The Patrol (15)

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The ViewLondon Review

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Review byMatthew Turner07/02/2014

Three out of Five stars
Running time: 100 mins

Watchable British army drama enlivened by strong performances, impressive location work and a provocative script, though the final act is underwhelming and the framing structure is poorly conceived.

What's it all about?
Written and directed by Tom Petch (an ex-army veteran), The Patrol is set in Helmand Province, Afghanistan, where an eight man British Army patrol (Nav Sidhu as Smudge, Ben Righton as Captain Richardson, Owain Arthur as Taff, Nicholas Beveney as Sol, Daniel Fraser as Johnny, Alex McNally as Ginge and Oliver Mott as Stab) are busy fighting an invisible enemy. With their initial three day mission stretching into two weeks, their equipment constantly failing and their handed-down tactics increasingly unclear, tensions erupt within the patrol, leading some of the men to question their role in the war.

The Good
Petch's cast of unknowns deliver impressive performances, imbuing their characters with distinct personalities and sparking convincing chemistry as a unit. Stand-outs include Nav Sidhu as constantly carping Smudge, Owain Arthur as wisecracking Welshman Taff and Oliver Mott as fresh-faced newbie Stab (short for Stupid T.A. Bastard).

Petch's provocative script has an air of authenticity about it, both in the litany of frustrations and the unspoken class divisions within the patrol: Richardson is an obvious public school type and there's an effective running joke surrounding his inability to join in with the group's banter. On top of that, Petch makes strong use of his striking locations (with Morocco doubling for Afghanistan) and the action sequences are decently staged considering the film's presumably limited budget.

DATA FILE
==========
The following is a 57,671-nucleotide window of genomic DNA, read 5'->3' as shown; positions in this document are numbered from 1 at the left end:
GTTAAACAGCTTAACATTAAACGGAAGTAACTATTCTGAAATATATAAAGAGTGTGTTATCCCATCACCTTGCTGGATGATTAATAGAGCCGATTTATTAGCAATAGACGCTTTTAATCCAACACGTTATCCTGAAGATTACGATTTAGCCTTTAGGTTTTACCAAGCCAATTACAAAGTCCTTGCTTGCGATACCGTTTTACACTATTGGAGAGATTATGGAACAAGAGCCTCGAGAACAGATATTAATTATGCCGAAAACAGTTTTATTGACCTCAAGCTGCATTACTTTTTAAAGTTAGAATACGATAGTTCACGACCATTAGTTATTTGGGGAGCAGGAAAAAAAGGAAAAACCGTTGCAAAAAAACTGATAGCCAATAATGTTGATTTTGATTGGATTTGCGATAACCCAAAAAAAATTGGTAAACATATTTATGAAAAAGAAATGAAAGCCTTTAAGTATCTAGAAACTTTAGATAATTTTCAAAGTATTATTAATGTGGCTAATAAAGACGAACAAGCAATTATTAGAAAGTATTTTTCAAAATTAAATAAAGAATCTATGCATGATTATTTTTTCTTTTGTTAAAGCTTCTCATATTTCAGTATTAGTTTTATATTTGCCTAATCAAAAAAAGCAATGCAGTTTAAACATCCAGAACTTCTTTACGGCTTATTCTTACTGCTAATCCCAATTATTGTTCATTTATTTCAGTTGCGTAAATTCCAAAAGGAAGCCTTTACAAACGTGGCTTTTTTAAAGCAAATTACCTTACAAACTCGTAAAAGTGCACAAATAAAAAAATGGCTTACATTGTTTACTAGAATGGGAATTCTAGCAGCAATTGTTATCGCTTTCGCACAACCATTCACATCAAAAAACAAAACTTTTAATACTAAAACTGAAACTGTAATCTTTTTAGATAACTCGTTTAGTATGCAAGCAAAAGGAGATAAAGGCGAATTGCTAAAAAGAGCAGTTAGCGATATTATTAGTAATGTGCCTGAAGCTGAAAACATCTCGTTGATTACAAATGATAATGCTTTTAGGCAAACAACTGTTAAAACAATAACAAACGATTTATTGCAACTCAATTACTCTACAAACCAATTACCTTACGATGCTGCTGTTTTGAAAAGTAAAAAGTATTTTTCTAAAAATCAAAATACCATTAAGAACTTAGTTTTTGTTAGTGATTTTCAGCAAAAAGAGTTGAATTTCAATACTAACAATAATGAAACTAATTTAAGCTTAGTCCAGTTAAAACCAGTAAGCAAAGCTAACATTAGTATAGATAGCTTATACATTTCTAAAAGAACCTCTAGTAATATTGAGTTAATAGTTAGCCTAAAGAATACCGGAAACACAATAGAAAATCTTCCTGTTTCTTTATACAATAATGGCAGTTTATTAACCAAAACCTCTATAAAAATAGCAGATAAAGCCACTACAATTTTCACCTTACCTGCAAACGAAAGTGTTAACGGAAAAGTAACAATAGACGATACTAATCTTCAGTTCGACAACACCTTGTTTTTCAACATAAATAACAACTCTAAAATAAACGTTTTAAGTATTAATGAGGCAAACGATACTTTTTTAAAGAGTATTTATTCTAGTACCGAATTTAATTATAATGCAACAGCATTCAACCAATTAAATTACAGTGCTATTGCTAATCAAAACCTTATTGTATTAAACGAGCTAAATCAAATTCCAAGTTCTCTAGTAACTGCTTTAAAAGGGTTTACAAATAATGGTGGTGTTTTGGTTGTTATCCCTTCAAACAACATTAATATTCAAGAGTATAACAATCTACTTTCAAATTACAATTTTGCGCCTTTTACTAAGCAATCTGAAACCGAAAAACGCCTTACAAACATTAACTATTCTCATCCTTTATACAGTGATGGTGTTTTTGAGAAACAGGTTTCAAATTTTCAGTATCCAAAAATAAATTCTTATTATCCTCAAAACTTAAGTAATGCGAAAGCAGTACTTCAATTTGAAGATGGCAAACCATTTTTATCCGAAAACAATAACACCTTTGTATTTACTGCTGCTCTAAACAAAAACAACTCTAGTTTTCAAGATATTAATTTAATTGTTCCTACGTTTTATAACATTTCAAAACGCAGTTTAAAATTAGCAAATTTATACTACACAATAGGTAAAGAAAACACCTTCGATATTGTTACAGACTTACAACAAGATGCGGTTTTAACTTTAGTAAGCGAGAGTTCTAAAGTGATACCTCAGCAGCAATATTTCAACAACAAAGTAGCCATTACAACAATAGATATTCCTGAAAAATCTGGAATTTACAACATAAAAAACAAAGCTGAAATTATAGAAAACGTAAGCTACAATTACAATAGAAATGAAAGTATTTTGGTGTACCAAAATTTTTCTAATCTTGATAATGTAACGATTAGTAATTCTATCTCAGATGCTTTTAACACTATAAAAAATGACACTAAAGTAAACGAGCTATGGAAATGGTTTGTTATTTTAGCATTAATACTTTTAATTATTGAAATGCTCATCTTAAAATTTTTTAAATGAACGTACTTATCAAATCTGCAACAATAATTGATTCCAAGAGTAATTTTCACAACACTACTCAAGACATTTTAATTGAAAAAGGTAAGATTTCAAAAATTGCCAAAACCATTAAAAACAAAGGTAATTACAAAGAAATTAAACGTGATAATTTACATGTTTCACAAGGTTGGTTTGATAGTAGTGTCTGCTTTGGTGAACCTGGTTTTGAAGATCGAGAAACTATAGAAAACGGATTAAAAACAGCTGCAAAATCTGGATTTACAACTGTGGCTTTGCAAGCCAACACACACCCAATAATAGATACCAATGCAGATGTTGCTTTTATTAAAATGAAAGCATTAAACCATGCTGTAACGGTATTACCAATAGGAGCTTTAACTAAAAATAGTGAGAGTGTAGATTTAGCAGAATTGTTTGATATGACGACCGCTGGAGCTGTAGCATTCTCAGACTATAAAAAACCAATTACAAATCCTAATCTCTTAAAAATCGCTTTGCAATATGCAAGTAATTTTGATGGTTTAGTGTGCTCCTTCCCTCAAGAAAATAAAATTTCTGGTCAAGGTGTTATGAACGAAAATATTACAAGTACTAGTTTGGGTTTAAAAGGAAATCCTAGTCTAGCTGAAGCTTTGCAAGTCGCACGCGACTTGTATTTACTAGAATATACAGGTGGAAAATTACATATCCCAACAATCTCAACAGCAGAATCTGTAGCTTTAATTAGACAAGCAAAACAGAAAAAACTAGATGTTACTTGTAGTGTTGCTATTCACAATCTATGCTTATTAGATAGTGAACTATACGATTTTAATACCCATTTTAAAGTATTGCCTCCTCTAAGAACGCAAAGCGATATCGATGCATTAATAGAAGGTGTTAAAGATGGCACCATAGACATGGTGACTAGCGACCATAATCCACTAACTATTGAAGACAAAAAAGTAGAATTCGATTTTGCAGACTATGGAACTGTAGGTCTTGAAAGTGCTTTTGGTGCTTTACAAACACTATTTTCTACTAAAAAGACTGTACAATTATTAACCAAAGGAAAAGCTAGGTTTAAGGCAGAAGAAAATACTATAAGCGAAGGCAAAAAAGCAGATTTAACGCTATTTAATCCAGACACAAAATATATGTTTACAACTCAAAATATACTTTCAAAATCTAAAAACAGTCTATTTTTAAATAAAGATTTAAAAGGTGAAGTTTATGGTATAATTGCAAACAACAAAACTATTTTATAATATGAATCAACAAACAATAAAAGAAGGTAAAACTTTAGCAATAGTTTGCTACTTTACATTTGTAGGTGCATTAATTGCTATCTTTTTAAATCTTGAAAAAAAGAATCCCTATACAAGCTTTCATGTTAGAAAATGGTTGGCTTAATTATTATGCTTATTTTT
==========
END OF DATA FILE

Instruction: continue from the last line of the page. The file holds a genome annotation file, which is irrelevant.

The Bad
The main problem with the film is that the framing structure is poorly conceived - Richardson is heard giving an interview in voiceover (indicating that the film is a flashback), but the context is never made clear - the audience is left to draw a particular conclusion at the end, but the ambiguity is misguided. Similarly, the voiceover backfires because it leads you to expect a dramatic incident that never materialises.

In addition, the final act feels disappointingly inconclusive, as if there was another twenty minutes planned (including the aforementioned never-materialising dramatic incident) but the money ran out before they could shoot any of it. That said, Petch should at least be commended for avoiding easy sentimentality and cliché, even if his climactic confrontation scene is ultimately underwhelming.

Worth seeing?
The Patrol is a watchable British Army drama with strong character work and a palpable sense of justified frustration, but the under-developed script means that it's ultimately disappointingly light on plot.

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Content updated: 23/10/2017 03:28

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